“The Prologue,” Canterbury Tales Characters
Distinguished, modest (71) yet heroic and strong (65), he fulfills expectation of a
knight (74). Courageous but does not brag about it and doesn’t insult people (72).
Follows the code of chivalry (45). Displays courtesy, generosity, honor (46).
Involved in big battles of the Crusades (51). Well-traveled, he’s met many people
in powerful places (63). Is respectable.
Knight’s apprentice (assistant) hoping to become a knight. This squire is also the
Knight’s son (81, 102). He whistles and sings (93). He’s concerned about how he
looks (83, 94) so that he can attract the ladies (99). During the day, he learns how
to become a knight (96), e.g. how to joust (98). But all night long, pursues fun.
Dressed in green, this is the Squire’s assistant. He is a rider who goes hunting,
wearing peacock feather arrows, bow, and hunting horn (114). He wears the medal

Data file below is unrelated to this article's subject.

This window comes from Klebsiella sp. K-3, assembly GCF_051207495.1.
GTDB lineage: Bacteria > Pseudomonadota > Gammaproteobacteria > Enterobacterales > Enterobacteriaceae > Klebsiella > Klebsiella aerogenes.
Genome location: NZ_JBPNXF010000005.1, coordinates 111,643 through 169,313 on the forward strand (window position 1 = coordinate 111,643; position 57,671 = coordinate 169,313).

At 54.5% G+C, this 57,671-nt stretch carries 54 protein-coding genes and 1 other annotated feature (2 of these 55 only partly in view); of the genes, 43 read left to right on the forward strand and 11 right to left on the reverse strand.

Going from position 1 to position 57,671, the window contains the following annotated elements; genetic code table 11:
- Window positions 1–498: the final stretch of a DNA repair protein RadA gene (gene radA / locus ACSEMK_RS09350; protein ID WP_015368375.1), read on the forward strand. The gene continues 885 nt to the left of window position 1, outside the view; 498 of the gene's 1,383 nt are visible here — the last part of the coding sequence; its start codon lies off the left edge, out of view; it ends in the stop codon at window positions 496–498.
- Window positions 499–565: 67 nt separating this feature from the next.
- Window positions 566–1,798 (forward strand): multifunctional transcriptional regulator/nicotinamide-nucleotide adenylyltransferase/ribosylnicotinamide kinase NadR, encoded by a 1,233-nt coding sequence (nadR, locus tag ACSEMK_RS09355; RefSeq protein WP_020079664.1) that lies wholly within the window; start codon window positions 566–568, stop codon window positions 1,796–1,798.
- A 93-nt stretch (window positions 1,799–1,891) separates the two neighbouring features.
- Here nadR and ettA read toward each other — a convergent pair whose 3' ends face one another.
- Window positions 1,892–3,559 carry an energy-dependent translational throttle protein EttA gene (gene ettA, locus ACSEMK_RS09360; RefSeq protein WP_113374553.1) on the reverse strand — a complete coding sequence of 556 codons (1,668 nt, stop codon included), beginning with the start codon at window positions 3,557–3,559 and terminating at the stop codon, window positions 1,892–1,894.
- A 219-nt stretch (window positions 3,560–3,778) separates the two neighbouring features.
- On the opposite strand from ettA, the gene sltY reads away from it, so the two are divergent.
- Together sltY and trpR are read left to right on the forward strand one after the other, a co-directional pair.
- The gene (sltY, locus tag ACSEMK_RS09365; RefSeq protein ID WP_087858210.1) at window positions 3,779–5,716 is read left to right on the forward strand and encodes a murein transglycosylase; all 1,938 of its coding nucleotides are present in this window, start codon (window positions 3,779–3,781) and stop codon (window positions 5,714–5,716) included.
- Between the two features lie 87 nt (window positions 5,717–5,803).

of St. Christopher—patron saint of travelers—on his breast (117). A typical
outdoorsy type, he is a woodsman forester (121) who carves things (110-111).
Madam Eglantyne is a nice, flirtatious (123), tender-hearted (146, 148, 149, 152,
154) prioress who feeds her dog luxuriously (151). She wears a broach that says
“Love conquers all” (166) and secular jewelry (162-163). Her table manners are
great (124, 132, 137-139); she’s a foodie (160), who wants to seem classy (131)
but speaks French badly (130) and has fake aplomb (143). Her priority is love.
The monk prioritizes hunting (171). He owns a lot of horses (172), suggesting he
is atypical of monks who are simple, don’t own a lot and are very spiritual. He
ignored the rules monks follow (177-180), including that monks shouldn’t hunt
A happy beggar of money for the church, this eloquent marriage counselor was
over-involved (216-217) with women, with whom he was popular (219, 238). He
would hear confessions (222)—a